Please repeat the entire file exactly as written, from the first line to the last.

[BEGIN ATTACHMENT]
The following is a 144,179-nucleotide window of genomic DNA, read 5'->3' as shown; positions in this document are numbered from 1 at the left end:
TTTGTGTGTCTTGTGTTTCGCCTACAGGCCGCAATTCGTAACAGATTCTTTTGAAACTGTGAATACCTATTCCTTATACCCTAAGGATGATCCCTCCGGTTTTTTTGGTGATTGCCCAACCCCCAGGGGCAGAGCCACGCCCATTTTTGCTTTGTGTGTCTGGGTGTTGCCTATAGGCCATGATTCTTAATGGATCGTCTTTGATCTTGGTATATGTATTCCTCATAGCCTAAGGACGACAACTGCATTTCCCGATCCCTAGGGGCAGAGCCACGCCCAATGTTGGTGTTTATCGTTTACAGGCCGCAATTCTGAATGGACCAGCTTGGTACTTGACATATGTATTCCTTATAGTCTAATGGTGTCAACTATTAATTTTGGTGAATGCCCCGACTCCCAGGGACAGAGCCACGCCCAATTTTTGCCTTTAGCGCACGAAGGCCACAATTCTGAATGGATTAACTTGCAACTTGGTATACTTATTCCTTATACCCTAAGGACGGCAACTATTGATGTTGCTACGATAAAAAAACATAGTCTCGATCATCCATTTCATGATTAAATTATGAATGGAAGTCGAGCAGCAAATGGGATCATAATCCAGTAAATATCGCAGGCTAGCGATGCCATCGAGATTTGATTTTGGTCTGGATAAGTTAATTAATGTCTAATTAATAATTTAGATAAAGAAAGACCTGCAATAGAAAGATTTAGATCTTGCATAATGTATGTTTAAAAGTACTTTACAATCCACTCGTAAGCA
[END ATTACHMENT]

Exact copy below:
The following is a 144,179-nucleotide window of genomic DNA, read 5'->3' as shown; positions in this document are numbered from 1 at the left end:
TTTGTGTGTCTTGTGTTTCGCCTACAGGCCGCAATTCGTAACAGATTCTTTTGAAACTGTGAATACCTATTCCTTATACCCTAAGGATGATCCCTCCGGTTTTTTTGGTGATTGCCCAACCCCCAGGGGCAGAGCCACGCCCATTTTTGCTTTGTGTGTCTGGGTGTTGCCTATAGGCCATGATTCTTAATGGATCGTCTTTGATCTTGGTATATGTATTCCTCATAGCCTAAGGACGACAACTGCATTTCCCGATCCCTAGGGGCAGAGCCACGCCCAATGTTGGTGTTTATCGTTTACAGGCCGCAATTCTGAATGGACCAGCTTGGTACTTGACATATGTATTCCTTATAGTCTAATGGTGTCAACTATTAATTTTGGTGAATGCCCCGACTCCCAGGGACAGAGCCACGCCCAATTTTTGCCTTTAGCGCACGAAGGCCACAATTCTGAATGGATTAACTTGCAACTTGGTATACTTATTCCTTATACCCTAAGGACGGCAACTATTGATGTTGCTACGATAAAAAAACATAGTCTCGATCATCCATTTCATGATTAAATTATGAATGGAAGTCGAGCAGCAAATGGGATCATAATCCAGTAAATATCGCAGGCTAGCGATGCCATCGAGATTTGATTTTGGTCTGGATAAGTTAATTAATGTCTAATTAATAATTTAGATAAAGAAAGACCTGCAATAGAAAGATTTAGATCTTGCATAATGTATGTTTAAAAGTACTTTACAATCCACTCGTAAGCA